HYuj Matters – The Movement of Stillness
Sit up straight. Bring your attention to your abdomen. Inhale and expand your belly imagining your bellybutton pulled by a luminous string; careful not to puff up your chest. Exhale pressing your navel towards your spine. Now close your eyes and repeat this for five breaths. Note how you feel, note the awareness of your body. It’s okay if your mind distracted you when you got to the third breath asking if you’re doing this correctly, whether you are breathing deep enough, what effects this has or more immediate distractions about the work you need to get back to but have distracted yourself from doing by reading this. If you at any point noted your mind wandering off to things that were more interesting than following something as simple as the movement of air in and out of your lungs, then I need you to ask yourself… what still part of you caught your mind wandering from the task you had set out to do? To catch your mind wandering away means there is a still part of you that never moves and observes the curious cat like movements of your mind chasing a laser beam darting across your attention span for the nearest distraction to react to.
Asked by a grade 9 pupil why I would open every one of our poetry classes with a guided meditation session, I told them that it was to show them that I am not trying to instill stillness into them but rather make them aware of the stillness they are made up of. I also did the meditation to bring their attention to the fact that they are in control of their minds, they are in control of their emotional state and if they can influence their internal environment then they can influence the art they create using their mind as a tool.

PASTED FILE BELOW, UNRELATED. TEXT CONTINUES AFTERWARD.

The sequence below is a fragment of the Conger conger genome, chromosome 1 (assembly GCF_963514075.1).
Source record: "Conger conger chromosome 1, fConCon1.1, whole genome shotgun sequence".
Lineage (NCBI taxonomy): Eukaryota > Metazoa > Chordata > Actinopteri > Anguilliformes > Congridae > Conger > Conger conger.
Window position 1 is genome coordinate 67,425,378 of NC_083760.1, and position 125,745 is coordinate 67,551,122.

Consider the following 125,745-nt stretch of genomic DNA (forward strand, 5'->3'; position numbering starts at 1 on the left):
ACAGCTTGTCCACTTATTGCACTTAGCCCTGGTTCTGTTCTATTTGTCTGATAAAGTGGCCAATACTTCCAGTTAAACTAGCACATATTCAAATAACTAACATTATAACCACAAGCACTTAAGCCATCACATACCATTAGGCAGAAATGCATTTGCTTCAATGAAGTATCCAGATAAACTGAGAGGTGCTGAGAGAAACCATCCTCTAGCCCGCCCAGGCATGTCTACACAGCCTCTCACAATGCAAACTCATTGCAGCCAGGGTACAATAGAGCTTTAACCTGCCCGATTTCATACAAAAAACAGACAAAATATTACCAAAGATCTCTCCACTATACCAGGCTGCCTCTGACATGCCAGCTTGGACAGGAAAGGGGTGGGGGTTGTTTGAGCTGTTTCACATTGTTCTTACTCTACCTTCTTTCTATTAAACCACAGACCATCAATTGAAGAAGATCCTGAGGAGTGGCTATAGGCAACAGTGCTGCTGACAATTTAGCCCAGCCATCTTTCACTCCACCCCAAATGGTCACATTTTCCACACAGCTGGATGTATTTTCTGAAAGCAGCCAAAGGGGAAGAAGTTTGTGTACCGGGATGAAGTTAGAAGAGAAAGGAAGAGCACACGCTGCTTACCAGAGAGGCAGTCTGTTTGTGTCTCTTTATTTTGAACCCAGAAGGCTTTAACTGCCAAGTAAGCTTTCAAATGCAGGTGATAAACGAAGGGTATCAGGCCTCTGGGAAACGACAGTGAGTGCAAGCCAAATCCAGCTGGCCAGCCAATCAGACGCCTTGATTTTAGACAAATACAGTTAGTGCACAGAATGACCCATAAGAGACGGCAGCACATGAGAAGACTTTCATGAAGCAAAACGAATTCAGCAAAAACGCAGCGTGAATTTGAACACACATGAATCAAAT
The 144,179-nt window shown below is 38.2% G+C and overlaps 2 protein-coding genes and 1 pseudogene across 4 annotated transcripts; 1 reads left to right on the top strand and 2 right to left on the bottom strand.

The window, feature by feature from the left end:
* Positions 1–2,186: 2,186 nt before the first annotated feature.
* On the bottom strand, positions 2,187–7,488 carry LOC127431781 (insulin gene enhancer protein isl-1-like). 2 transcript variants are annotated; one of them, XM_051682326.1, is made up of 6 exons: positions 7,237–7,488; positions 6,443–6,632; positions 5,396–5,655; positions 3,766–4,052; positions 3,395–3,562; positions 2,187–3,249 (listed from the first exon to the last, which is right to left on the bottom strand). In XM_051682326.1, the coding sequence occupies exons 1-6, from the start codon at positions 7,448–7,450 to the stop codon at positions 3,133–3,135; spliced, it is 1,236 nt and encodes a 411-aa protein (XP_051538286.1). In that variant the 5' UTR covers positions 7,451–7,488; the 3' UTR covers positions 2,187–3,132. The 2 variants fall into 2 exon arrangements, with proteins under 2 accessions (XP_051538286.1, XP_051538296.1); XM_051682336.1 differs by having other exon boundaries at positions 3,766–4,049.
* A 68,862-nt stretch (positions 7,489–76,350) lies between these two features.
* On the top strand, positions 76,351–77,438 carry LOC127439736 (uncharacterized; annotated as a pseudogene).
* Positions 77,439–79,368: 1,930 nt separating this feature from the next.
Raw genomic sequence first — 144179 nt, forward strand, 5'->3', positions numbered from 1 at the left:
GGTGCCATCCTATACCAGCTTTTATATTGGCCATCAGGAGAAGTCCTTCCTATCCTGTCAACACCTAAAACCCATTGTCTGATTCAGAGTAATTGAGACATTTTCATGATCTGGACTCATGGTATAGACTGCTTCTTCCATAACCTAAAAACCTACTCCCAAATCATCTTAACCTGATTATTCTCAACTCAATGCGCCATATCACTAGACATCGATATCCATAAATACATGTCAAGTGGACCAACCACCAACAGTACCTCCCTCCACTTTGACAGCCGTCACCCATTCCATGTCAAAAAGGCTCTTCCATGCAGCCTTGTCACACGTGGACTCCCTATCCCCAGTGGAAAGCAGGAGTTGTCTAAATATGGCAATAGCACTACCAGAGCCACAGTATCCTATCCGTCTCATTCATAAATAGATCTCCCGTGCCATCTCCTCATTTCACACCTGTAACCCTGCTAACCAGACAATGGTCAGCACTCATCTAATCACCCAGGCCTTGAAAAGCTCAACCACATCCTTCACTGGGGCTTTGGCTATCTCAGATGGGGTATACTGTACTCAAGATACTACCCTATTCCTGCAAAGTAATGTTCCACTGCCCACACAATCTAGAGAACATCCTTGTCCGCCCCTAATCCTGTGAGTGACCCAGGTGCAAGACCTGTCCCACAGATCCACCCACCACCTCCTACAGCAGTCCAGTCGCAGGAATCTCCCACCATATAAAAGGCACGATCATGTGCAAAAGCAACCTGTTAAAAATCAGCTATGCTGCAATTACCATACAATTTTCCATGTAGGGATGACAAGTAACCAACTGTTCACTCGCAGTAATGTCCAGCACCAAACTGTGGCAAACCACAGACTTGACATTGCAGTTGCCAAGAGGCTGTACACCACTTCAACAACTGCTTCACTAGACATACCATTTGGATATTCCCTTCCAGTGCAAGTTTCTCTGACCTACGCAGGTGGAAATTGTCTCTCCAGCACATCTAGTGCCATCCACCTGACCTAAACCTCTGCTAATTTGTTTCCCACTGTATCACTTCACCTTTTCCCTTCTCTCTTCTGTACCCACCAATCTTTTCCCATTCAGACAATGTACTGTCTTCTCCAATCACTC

To me meditation/Yoga has been instrumental in a struggle I had with my temper. Cultivating in me a tool that I could turn to instead of using physical violence when I felt I could not control the people or things I was engaging. The last human being I ever hit was my little brother five days after my father’s passing, and it was over something as insignificant as changing TV channels because a show he’d asked to watch was now on. I have been meditating since 2002 and noted the shift in how I reason and how I deal with emotions. Meditation brought awareness and a slowing down of how I reason through anger and the impulse to hit. It helped me slow down my internal processes to note what exactly was at the core of my anger.
I have guided many students, adults and even my own children through meditation sessions simply asking them to note what they already have at their disposal; a layer of awareness from which they navigate their emotional terrain. We live in a world where we spend a lot of time influenced by what comes in through our senses triggering us to react. Media and people have us tuned into reaction mode. Meditation offers an alternative where you can take action and control how you feel and even think.
So, sit up straight.
Close your eyes.
Relax your shoulders.
Loosen and unclench your jaw…
Take a breath into your belly through your nose, exhale through your mouth pushing belly button towards your spine.
Repeat for 15 minutes each day and note how you feel.